On October 23-24, seventy-five representatives from nearly forty institutions and organizations around the country gathered on the Princeton campus for two days of knowledge sharing and networking around the theme of alumni civic engagement. Princeton AlumniCorps organized and hosted the Engage at Every Age conference, with support from the Pace Center for Civic Engagement, in order to provide a forum for leaders in the field to learn from each other and build relationships. Over two days of panels, breakout discussions, and plenary sessions, attendees explored models of alumni civic engagement, from fellowships for recent graduates to programs supporting mid-life career changes to “encore programs” for alumni over 60.
The agenda opened with a plenary discussion of successful program models at University of Virginia, University of Pennsylvania, Princeton AlumniCorps, and Stanford University. Speaking about the Stanford Beyond the Farm program, Katherine Toy, Senior Manager of Alumni Leadership at Stanford, challenged the audience to ask “How do we leverage the power of our alumni who are doing good things in the world, and use that network? How can individual alumni use one another to further the public interest? How can we create a larger pipeline of alumni leaders?”
Two panels surveyed the broader civic engagement landscape for alumni and students, with representatives from independent organizations including Public Allies, Service Year, The Bonner Foundation, AmeriCorps Alums, Encore.Org, Citizen Alum, and College Advising Corps. Mary Bruce, Co-Executive Director of AmeriCorps Alums, underscored the opportunity for organizations that successfully mobilize their alumni to invest in the social sector: “We have an incredibly smart, powerful, and diverse group of alumni who can advance employment equity in the social sector, which in turn will make communities safer, stronger, and healthier.”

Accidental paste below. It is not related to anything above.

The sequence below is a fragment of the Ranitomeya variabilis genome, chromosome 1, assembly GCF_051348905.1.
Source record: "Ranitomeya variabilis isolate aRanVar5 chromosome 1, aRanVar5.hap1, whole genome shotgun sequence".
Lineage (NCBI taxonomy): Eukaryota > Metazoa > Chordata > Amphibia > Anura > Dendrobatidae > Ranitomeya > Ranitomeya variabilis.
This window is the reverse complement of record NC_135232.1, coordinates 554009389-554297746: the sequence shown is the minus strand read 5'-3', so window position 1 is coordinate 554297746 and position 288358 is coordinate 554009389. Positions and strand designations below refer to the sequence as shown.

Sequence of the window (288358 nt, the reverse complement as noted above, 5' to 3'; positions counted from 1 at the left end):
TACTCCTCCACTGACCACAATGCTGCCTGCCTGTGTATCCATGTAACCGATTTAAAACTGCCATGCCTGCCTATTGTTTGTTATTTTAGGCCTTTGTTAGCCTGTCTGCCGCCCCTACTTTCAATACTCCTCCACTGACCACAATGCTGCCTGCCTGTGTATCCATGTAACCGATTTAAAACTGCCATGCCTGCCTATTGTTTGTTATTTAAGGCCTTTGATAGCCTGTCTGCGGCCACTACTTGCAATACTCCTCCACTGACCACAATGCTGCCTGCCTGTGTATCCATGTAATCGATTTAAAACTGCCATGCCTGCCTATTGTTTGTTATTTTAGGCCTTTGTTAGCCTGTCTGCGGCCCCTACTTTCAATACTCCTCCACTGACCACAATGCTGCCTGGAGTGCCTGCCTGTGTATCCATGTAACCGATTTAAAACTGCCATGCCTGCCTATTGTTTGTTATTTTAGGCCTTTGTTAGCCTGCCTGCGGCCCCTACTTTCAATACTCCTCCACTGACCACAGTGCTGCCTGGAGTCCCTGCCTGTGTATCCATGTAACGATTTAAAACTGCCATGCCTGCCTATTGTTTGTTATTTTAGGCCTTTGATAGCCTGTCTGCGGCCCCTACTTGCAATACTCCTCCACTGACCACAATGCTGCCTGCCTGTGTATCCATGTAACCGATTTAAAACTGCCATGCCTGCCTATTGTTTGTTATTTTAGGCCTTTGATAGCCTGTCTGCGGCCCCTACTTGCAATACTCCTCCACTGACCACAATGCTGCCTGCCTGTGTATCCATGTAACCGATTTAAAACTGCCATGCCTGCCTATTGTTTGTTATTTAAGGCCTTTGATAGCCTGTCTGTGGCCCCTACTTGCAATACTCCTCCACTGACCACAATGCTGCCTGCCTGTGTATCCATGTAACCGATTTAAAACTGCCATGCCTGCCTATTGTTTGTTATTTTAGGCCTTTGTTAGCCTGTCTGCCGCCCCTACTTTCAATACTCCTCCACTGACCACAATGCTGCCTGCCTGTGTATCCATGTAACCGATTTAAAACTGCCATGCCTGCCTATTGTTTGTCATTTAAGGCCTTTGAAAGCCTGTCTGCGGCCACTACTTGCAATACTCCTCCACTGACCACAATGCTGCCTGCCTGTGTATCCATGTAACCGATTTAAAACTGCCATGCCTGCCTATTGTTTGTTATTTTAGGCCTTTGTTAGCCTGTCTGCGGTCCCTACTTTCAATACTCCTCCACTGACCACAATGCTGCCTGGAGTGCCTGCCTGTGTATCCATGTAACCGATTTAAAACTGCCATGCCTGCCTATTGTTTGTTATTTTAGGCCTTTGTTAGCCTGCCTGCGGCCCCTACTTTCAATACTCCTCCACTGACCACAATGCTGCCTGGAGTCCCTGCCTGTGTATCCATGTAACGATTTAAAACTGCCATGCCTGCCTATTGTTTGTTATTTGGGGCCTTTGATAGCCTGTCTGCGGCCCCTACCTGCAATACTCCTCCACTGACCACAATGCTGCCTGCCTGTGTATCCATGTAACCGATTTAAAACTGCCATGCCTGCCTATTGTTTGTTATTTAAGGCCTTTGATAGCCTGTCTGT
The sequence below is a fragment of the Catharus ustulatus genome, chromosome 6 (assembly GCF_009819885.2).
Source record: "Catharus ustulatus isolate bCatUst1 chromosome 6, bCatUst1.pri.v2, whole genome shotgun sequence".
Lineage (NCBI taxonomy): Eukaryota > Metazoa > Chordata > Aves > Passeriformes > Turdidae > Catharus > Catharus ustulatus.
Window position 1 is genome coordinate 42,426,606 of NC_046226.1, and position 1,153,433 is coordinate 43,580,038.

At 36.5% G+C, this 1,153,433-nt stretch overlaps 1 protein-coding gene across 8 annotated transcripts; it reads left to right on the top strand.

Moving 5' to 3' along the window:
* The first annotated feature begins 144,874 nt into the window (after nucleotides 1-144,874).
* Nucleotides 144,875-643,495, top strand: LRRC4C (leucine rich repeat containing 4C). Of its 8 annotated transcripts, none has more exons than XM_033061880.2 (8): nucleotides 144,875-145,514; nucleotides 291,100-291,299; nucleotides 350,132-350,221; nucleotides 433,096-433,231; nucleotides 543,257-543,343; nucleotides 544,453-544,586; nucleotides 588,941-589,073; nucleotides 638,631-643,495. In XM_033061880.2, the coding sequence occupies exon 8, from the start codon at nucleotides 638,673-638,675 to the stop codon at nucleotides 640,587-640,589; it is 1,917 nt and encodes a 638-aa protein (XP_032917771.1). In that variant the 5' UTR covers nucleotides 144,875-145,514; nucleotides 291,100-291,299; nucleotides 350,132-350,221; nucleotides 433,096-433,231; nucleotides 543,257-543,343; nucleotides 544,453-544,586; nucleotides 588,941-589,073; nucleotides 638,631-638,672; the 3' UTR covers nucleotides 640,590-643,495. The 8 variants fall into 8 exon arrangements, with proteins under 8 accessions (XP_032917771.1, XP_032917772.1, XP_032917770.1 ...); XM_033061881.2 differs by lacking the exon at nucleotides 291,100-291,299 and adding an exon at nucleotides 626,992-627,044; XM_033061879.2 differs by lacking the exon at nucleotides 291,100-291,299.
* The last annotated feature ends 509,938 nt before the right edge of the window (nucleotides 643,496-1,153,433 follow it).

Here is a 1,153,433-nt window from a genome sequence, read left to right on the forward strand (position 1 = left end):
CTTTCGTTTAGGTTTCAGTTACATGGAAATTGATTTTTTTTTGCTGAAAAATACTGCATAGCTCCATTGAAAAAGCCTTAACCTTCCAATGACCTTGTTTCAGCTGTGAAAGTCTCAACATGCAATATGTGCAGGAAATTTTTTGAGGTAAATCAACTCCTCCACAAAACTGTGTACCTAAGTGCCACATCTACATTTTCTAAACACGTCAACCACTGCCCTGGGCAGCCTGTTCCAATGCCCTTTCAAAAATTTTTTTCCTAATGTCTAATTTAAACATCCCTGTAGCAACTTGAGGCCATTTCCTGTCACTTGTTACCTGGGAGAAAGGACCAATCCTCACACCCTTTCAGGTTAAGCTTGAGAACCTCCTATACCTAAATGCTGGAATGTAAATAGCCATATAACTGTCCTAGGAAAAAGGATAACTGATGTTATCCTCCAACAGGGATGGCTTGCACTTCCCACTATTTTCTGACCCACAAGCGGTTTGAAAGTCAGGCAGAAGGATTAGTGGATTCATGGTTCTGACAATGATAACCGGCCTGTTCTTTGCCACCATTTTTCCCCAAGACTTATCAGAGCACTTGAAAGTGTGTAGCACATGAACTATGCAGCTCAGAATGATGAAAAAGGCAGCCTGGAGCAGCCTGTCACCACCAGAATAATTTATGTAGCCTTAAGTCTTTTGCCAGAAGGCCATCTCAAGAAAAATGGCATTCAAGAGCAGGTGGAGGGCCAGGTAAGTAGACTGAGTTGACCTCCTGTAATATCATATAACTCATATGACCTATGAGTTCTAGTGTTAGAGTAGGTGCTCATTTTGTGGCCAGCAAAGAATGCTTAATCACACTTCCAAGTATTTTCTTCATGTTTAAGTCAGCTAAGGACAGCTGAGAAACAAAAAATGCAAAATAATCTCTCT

“Deeper Dive” discussions provided conference goers a chance to explore narrower topics, such as post-graduate fellowships and mid-career transitions, in a smaller group setting. Conversation continued on Friday night with a reception at the Woodrow Wilson School of Public and International Affairs. On Saturday, three rounds of “Short Takes” highlighted the innovative work being done by programs like Duke Alums Engage and the Career and Life Vision program at Princeton Career Services. The conference concluded with an open discussion about the agenda of future gatherings and the strong interest in continuing to share resources and ideas as more institutions expand their alumni civic engagement efforts.